Blurb: The Doctor and Leela return to Victorian London, in the year 1860.
At St Clarence’s Hospital, respected surgeon Sir Edward Scrivener requires the bodies of the dead… At Doctor McDivett’s Exhibition of Living Wonders and Curiosities, miracles are afoot… And in Gralstead House, the ghost will walk again. Mordrega has come to Earth…
Format: Full-cast audio drama starring Tom Baker and Louise Jameson published by Big Finish Productions and released September 2014.
Setting: Earth: London, England and The Congo in 1860 & 1861.
Continuity: This story takes place between The Talons of Weng-Chiang and The Horror of Fang Rock. There is no indication of where this fits in relation to other stories that take place within the same gap but it is likely that it takes place after the audio story Zygon Hunt. The Doctor and Leela talk about having been in Victorian London before and mention Jago and Litefoot as well as the Doctor's instructions to Leela on how to make tea (see The Talons of Weng-Chiang). The Doctor mentions that it has been a long time since he has lost a companion (see The Daleks Masterplan and The First Wave). Leela uses janis thorns and thinks that the Congo is like her own planet (see The Face of Evil). Leela mentions that the Doctor explained dimensional transcendentalism to her (see The Robots of Death). The Doctor mentions that he's met Alexander the Great (see Farewell, Great Macedon).
Canonicity Quotient: The Doctor and Leela at one point act slightly out of character with Leela seriously suggesting that the Doctor is never wrong and he having to correct her. In any other story it would be the reverse. Other than that, it perfectly fits into the canon. 0.99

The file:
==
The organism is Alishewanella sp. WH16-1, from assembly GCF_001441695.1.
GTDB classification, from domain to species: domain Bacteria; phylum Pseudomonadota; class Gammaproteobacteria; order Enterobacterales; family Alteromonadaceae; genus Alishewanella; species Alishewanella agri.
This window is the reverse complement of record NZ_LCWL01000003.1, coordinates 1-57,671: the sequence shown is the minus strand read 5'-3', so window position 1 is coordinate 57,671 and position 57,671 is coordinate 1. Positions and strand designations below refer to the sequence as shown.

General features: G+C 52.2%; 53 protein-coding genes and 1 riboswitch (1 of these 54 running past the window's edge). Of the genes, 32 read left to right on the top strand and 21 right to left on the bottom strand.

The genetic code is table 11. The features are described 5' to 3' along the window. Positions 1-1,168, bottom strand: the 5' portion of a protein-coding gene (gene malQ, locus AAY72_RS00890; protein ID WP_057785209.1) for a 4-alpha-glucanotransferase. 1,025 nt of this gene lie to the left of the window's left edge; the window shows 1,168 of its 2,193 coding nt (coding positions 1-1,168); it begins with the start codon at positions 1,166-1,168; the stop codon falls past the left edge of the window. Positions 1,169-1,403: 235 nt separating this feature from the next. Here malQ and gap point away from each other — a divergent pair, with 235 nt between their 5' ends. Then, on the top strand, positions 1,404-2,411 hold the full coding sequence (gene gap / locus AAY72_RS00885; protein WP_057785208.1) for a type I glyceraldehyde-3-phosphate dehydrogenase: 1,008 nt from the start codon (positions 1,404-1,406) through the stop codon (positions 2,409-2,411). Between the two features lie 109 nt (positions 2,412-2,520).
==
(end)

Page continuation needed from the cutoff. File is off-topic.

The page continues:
Discussion: Philip Hinchcliffe was producer of Doctor Who from 1975 through 1977, corresponding to the 12th through 14th seasons of the series. These were also the first three seasons for Tom Baker's Doctor. This was at the time when the show was at the height of its popularity. Fandom has long looked at those three seasons as the pinnacle of Doctor Who and that everything after that point was something of a comedown. It's no denying that Philip Hinchcliffe was a large part of that success. He wanted to push boundaries and tell cutting-edge stories. Partnered with veteran writer, Robert Holmes, as script editor the two were prepared to make Doctor Who into darker territory using an increasing amount of horror elements to tell their stories but always in a way that satisfied the general style of Doctor Who, that science and knowledge always triumphs over ignorance over superstition. Courted by Big Finish, Hinchcliffe produced two new Doctor Who storylines that were then fleshed out by veteran script writer Marc Platt and turned into the two stories contained within the Philip Hinchcliffe presents box.